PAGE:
Bad web design is a matter of perspective. While Google has created the UXA Material Design, and that seems definitive, but it’s not. Don’t get me wrong, the Google UXA is my go-to design bible for good design practices, but it’s only relevant in that Google has a really good idea of what they’re talking about, and it’s probably a good idea to trust their experience. But as the old adage goes – beauty is in the eye of the beholder. I am here to tell you what I think is beautiful, and what I think are bad decisions. Clean, simple design is what we’re looking for. Subdued but occasionally rich colors. A dash of technical wizardry is good, but don’t overdo it.
The following is a list of my web design pet peeves. Feel free to take what you read here with a giant grain of salt, but also know that I have a 15 year background in web design. I’ve created gorgeous, clean, well designed web pages, but I’ve also created some horrendous monstrosities (not recently) so I’ve seen both sides of the coin.
Web design No-Nos:
1. Busy, low contrast image backgrounds. these background makes it difficult to read text and washes your webpage into a swirl of colors.
2. Small or non-relevantly sized text. Keep in mind that your text will be read on both high-def computer monitors and smalls screen smart devices.
3. Text that isn’t padding, and butts up against elements on your page. This can be addressed using the CSS Margin and Padding rules.
4. Poorly optimized graphics that cause your web page to load slowly and don’t ad to the overall user experience.
5. Tables used as design elements. As much as I hate it, tables are still necessary when displaying repetitive information, but if you’re using tables to lay your page out, you’re doing it wrong. (Ever hear of CSS?)
6. Animations – yick. Unless you are operating a meme or animated gif site, this technique is well out of date. It was great back in the olden days when see a moving picture in a web site was a technical feat, but it’s about a decade and a half out of date.
7. Sound: No. Just no. It’s generally a given in the social circles I operate within that sound on a webpage, unless specifically asked for by the user, is a gigantic no-no – but just in case it’s not clear: No!
8. “Mystery Meat”. Yes, that’s what it’s called. Mystery meat is a type of navigation that leaves the user at a loss for where a link goes, and the only way to find out is to interact with the links either by mousing over them or actually clicking on them. I’m not that bored. I know what I want.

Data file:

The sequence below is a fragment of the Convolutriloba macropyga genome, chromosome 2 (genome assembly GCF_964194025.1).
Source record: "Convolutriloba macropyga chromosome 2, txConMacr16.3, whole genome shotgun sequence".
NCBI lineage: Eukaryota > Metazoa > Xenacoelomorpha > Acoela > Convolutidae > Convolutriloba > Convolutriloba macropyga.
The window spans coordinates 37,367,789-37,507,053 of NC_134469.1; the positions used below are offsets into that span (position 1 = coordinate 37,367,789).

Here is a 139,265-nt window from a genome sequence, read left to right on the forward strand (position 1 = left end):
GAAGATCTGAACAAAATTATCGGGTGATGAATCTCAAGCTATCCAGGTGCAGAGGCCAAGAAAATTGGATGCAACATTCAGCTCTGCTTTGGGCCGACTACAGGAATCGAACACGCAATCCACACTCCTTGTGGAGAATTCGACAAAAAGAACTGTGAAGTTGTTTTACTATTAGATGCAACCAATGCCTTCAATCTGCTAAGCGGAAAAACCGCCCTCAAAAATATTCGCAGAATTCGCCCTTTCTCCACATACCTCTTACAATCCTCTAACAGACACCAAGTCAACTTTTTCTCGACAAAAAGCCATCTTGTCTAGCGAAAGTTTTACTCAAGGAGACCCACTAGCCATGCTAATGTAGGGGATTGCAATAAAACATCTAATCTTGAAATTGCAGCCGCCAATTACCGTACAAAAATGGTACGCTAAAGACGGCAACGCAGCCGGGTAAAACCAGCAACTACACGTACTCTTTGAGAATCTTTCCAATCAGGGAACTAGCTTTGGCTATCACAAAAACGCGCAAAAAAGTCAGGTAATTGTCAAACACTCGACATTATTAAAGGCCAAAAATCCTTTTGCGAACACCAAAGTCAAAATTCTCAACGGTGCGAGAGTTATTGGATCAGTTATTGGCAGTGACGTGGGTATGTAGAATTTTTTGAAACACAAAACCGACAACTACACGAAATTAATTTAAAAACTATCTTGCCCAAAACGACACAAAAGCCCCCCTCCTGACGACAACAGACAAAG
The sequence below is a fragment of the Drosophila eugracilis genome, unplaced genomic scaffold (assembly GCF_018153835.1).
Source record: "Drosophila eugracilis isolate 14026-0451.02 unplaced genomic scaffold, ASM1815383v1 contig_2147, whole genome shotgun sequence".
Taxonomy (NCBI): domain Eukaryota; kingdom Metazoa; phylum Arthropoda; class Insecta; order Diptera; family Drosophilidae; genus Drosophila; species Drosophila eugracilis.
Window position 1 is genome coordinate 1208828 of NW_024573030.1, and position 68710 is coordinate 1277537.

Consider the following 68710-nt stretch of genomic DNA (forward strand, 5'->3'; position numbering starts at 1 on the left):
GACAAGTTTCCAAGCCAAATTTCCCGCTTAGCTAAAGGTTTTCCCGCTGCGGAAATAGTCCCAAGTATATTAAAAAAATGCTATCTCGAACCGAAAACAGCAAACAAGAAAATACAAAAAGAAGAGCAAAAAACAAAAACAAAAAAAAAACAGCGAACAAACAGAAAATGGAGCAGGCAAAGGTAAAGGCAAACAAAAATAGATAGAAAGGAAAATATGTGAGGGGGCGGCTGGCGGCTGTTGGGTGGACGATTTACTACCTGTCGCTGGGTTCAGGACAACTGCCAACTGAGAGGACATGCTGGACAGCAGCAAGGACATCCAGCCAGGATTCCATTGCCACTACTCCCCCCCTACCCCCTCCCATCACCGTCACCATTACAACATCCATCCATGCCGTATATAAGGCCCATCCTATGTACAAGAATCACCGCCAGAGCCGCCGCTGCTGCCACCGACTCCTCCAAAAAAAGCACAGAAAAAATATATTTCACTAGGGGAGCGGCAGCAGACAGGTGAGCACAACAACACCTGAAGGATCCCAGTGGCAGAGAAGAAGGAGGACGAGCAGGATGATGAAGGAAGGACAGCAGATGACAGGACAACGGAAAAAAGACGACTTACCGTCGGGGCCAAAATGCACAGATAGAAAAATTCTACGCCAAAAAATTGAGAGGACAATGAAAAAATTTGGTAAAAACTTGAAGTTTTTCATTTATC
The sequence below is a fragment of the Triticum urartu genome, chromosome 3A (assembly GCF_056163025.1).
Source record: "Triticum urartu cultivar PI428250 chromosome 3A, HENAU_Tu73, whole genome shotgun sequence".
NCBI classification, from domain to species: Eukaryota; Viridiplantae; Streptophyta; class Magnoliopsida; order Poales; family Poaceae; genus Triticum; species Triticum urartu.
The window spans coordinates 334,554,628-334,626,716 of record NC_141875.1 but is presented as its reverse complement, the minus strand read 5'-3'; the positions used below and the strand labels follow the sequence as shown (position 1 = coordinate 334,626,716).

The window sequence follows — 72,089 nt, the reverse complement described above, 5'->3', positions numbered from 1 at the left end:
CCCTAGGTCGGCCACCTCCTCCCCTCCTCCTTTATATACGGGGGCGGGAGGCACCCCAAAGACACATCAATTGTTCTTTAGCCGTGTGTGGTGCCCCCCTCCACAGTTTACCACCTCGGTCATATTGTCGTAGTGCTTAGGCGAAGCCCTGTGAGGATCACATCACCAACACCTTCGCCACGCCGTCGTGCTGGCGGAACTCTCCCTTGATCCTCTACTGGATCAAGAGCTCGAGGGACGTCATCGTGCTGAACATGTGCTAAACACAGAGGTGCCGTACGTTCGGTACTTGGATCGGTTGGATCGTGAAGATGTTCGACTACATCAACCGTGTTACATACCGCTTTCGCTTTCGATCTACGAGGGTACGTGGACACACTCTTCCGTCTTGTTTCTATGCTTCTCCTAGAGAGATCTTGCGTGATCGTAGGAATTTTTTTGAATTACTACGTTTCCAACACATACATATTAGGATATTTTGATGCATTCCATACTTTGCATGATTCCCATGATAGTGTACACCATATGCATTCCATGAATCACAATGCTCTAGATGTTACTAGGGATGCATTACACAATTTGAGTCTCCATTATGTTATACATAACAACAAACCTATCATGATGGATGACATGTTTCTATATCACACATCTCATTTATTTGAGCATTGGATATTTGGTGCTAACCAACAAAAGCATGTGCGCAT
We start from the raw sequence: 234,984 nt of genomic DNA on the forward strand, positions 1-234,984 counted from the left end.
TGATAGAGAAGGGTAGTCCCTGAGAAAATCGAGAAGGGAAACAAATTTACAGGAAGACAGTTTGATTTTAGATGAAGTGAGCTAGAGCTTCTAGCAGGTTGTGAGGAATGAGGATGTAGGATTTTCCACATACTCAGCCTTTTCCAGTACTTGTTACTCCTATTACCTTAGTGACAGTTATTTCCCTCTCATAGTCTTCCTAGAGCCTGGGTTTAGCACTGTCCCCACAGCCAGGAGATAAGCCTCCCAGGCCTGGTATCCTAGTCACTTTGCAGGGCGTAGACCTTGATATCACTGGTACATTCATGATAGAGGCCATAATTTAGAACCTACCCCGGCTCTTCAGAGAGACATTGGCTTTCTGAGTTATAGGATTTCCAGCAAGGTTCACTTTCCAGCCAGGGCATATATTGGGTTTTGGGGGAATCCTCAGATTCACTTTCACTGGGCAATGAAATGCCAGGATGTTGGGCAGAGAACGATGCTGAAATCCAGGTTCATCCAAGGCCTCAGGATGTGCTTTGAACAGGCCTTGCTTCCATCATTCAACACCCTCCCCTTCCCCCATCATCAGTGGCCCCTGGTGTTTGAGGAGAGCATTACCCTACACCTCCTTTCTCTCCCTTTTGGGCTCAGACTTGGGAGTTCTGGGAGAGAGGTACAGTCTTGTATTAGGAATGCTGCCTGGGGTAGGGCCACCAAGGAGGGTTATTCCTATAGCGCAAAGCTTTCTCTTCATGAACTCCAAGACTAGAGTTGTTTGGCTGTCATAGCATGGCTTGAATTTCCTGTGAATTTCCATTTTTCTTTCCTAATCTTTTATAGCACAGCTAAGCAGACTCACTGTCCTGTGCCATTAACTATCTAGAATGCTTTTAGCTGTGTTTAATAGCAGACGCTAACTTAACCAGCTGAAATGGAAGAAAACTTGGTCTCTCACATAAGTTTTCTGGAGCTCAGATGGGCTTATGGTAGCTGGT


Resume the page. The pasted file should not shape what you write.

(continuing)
9. Poorly implemented cross browser compatibility. It’s great that your website looks awesome in Chrome (assuming you’ve followed just a few of these rules), but what about Firefox? Internet Explorer, Opera, Safari? You must standardize your code, find the CSS and HTML elements that work in ALL browsers.
And now for the fun part. It’s easy to criticize another person’s work, but remember – the pendulum swings both directions. I’d like to think that 100% of my work is bulletproof, but the fact is when it comes down to finishing a website on a timeline with management standing over your shoulder, sometimes it becomes necessary to use shortcuts. It’s up to you to minimized ill-formed elements for the web pages that you make. And if you’re just starting out, just now dipping your toes into this wonderful, creative world – you’ll have to make these design mistakes to understand that they don’t work.
You can find bad design all over the Internet, but for these purposes I have chosen websites that have been updated recently, ruling out the possibility that they are just well out of date. Oh no, these sites are current. Here’s a few gems just for you:
The Slide Rule Universe:
Oh God, please let me fix your website. I’ll do it for free.
Burlington National UFO Center
Center For Advanced Studies
(and bad web design)
(Caution: may cause vertigo)
Goetz Theatre Showtimes
(Caution: may cause seizures)